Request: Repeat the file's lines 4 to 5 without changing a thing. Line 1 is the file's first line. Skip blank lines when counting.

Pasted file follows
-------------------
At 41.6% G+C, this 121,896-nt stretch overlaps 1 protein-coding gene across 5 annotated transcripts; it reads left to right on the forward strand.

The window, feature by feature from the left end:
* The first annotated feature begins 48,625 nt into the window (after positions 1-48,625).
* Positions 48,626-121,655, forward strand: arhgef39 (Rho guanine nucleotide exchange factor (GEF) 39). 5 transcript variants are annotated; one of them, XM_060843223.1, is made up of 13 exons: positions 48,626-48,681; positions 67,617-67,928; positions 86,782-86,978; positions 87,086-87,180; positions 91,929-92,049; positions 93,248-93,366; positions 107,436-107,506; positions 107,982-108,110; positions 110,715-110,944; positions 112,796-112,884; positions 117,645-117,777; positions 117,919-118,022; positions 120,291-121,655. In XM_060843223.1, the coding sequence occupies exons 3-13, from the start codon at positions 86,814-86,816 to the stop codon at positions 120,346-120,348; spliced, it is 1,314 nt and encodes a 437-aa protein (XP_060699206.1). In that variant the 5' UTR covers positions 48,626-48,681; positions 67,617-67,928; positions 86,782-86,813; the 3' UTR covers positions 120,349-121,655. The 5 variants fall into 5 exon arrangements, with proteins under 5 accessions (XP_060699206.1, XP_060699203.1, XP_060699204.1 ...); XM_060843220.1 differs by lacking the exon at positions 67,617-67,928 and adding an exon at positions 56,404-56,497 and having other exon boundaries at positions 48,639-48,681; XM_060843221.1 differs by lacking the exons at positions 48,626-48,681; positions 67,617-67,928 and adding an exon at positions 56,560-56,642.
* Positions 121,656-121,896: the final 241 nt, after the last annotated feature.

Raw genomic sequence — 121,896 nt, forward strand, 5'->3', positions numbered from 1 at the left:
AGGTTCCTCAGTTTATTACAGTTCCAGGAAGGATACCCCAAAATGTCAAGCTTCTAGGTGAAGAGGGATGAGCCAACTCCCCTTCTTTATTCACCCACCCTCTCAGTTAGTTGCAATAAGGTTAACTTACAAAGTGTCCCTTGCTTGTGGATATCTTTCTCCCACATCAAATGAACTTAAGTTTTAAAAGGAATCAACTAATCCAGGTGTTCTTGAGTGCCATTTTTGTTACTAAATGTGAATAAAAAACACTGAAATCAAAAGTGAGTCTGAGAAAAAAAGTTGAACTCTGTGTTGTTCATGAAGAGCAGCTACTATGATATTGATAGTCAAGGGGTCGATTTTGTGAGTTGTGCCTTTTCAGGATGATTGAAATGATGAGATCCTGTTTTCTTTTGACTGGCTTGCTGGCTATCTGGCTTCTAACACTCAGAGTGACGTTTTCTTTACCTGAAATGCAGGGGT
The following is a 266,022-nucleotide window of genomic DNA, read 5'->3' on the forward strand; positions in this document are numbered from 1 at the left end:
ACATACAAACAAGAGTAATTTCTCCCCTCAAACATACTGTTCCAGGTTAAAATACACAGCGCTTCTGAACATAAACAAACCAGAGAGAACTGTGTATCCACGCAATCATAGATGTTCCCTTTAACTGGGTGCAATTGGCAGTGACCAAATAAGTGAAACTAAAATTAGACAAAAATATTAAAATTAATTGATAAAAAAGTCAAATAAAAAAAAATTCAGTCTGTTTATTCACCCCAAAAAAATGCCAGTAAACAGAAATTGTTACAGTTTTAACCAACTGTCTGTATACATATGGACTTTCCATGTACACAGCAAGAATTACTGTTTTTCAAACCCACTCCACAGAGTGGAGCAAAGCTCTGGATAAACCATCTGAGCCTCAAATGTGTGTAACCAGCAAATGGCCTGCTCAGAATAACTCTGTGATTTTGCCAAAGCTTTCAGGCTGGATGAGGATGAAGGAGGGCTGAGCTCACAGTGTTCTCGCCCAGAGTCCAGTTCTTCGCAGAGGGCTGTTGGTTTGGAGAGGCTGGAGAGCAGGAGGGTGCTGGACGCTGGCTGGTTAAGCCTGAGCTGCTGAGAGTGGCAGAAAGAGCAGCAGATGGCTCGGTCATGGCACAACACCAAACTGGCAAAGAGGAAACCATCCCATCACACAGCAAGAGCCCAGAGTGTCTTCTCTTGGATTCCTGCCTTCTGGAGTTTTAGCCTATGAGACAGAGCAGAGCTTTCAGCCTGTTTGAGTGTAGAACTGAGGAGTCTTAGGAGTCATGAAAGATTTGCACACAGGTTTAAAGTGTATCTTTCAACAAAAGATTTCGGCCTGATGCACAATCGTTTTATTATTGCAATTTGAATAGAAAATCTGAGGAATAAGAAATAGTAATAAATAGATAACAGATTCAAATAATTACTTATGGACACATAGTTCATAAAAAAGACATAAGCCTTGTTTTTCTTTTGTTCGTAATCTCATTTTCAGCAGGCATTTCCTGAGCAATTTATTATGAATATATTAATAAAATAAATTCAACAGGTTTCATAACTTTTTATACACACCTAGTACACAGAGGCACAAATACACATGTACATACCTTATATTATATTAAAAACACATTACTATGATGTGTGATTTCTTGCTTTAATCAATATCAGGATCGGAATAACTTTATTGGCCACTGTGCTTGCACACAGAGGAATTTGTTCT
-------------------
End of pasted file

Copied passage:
* Positions 48,626-121,655, forward strand: arhgef39 (Rho guanine nucleotide exchange factor (GEF) 39). 5 transcript variants are annotated; one of them, XM_060843223.1, is made up of 13 exons: positions 48,626-48,681; positions 67,617-67,928; positions 86,782-86,978; positions 87,086-87,180; positions 91,929-92,049; positions 93,248-93,366; positions 107,436-107,506; positions 107,982-108,110; positions 110,715-110,944; positions 112,796-112,884; positions 117,645-117,777; positions 117,919-118,022; positions 120,291-121,655. In XM_060843223.1, the coding sequence occupies exons 3-13, from the start codon at positions 86,814-86,816 to the stop codon at positions 120,346-120,348; spliced, it is 1,314 nt and encodes a 437-aa protein (XP_060699206.1). In that variant the 5' UTR covers positions 48,626-48,681; positions 67,617-67,928; positions 86,782-86,813; the 3' UTR covers positions 120,349-121,655. The 5 variants fall into 5 exon arrangements, with proteins under 5 accessions (XP_060699206.1, XP_060699203.1, XP_060699204.1 ...); XM_060843220.1 differs by lacking the exon at positions 67,617-67,928 and adding an exon at positions 56,404-56,497 and having other exon boundaries at positions 48,639-48,681; XM_060843221.1 differs by lacking the exons at positions 48,626-48,681; positions 67,617-67,928 and adding an exon at positions 56,560-56,642.
* Positions 121,656-121,896: the final 241 nt, after the last annotated feature.